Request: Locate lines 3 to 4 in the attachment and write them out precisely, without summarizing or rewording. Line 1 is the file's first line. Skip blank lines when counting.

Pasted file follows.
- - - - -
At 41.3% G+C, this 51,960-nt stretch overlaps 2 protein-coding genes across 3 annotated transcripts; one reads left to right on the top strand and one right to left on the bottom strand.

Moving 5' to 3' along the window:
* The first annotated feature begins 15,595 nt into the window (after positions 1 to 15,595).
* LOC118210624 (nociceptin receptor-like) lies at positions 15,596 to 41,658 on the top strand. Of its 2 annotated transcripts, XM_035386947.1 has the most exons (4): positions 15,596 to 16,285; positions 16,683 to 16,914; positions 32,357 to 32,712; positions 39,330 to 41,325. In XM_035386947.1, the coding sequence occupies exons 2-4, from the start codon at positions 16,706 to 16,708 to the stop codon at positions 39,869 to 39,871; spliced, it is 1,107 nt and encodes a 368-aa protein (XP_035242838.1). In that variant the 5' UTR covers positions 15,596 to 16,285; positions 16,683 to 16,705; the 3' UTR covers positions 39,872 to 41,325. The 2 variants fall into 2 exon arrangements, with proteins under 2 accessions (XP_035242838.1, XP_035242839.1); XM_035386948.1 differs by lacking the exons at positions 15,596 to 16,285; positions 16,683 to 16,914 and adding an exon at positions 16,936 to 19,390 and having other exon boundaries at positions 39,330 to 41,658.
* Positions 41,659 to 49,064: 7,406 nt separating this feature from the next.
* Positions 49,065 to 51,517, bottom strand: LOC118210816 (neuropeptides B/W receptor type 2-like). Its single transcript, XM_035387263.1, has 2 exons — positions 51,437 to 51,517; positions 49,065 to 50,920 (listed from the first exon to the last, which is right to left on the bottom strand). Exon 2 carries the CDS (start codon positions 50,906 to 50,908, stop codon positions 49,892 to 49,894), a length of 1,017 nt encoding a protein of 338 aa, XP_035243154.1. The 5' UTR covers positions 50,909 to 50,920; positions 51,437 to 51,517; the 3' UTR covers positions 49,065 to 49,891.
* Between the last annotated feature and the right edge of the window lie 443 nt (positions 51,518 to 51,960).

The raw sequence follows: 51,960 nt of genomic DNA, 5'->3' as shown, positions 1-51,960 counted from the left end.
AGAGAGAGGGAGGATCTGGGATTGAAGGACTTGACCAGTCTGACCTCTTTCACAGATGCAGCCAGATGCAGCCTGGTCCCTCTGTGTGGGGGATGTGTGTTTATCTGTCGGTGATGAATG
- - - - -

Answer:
* The first annotated feature begins 15,595 nt into the window (after positions 1 to 15,595).
* LOC118210624 (nociceptin receptor-like) lies at positions 15,596 to 41,658 on the top strand. Of its 2 annotated transcripts, XM_035386947.1 has the most exons (4): positions 15,596 to 16,285; positions 16,683 to 16,914; positions 32,357 to 32,712; positions 39,330 to 41,325. In XM_035386947.1, the coding sequence occupies exons 2-4, from the start codon at positions 16,706 to 16,708 to the stop codon at positions 39,869 to 39,871; spliced, it is 1,107 nt and encodes a 368-aa protein (XP_035242838.1). In that variant the 5' UTR covers positions 15,596 to 16,285; positions 16,683 to 16,705; the 3' UTR covers positions 39,872 to 41,325. The 2 variants fall into 2 exon arrangements, with proteins under 2 accessions (XP_035242838.1, XP_035242839.1); XM_035386948.1 differs by lacking the exons at positions 15,596 to 16,285; positions 16,683 to 16,914 and adding an exon at positions 16,936 to 19,390 and having other exon boundaries at positions 39,330 to 41,658.